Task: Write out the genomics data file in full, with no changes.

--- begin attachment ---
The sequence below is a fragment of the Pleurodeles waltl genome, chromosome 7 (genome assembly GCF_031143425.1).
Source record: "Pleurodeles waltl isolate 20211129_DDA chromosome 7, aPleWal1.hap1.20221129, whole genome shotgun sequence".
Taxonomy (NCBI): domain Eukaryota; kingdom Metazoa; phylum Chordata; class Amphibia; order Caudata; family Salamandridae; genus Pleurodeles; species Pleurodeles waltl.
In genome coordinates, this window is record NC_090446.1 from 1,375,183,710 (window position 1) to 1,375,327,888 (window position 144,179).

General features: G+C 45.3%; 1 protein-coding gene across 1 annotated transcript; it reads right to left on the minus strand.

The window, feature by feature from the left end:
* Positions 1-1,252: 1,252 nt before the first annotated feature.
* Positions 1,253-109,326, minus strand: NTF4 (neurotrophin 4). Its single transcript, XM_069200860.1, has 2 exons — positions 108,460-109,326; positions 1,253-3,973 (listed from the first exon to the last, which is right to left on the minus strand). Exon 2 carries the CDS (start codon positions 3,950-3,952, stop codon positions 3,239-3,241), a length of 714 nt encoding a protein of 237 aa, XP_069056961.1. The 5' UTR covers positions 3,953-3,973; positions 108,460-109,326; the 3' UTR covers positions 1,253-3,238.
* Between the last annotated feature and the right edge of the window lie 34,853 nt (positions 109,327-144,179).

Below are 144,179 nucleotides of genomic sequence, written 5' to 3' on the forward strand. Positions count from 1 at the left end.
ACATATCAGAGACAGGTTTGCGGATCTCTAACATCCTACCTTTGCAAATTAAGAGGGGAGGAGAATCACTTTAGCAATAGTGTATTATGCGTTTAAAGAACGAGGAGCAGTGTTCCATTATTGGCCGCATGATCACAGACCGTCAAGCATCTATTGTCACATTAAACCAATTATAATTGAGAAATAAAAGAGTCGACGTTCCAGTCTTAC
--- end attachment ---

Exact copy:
The sequence below is a fragment of the Pleurodeles waltl genome, chromosome 7 (genome assembly GCF_031143425.1).
Source record: "Pleurodeles waltl isolate 20211129_DDA chromosome 7, aPleWal1.hap1.20221129, whole genome shotgun sequence".
Taxonomy (NCBI): domain Eukaryota; kingdom Metazoa; phylum Chordata; class Amphibia; order Caudata; family Salamandridae; genus Pleurodeles; species Pleurodeles waltl.
In genome coordinates, this window is record NC_090446.1 from 1,375,183,710 (window position 1) to 1,375,327,888 (window position 144,179).

General features: G+C 45.3%; 1 protein-coding gene across 1 annotated transcript; it reads right to left on the minus strand.

The window, feature by feature from the left end:
* Positions 1-1,252: 1,252 nt before the first annotated feature.
* Positions 1,253-109,326, minus strand: NTF4 (neurotrophin 4). Its single transcript, XM_069200860.1, has 2 exons — positions 108,460-109,326; positions 1,253-3,973 (listed from the first exon to the last, which is right to left on the minus strand). Exon 2 carries the CDS (start codon positions 3,950-3,952, stop codon positions 3,239-3,241), a length of 714 nt encoding a protein of 237 aa, XP_069056961.1. The 5' UTR covers positions 3,953-3,973; positions 108,460-109,326; the 3' UTR covers positions 1,253-3,238.
* Between the last annotated feature and the right edge of the window lie 34,853 nt (positions 109,327-144,179).

Below are 144,179 nucleotides of genomic sequence, written 5' to 3' on the forward strand. Positions count from 1 at the left end.
ACATATCAGAGACAGGTTTGCGGATCTCTAACATCCTACCTTTGCAAATTAAGAGGGGAGGAGAATCACTTTAGCAATAGTGTATTATGCGTTTAAAGAACGAGGAGCAGTGTTCCATTATTGGCCGCATGATCACAGACCGTCAAGCATCTATTGTCACATTAAACCAATTATAATTGAGAAATAAAAGAGTCGACGTTCCAGTCTTAC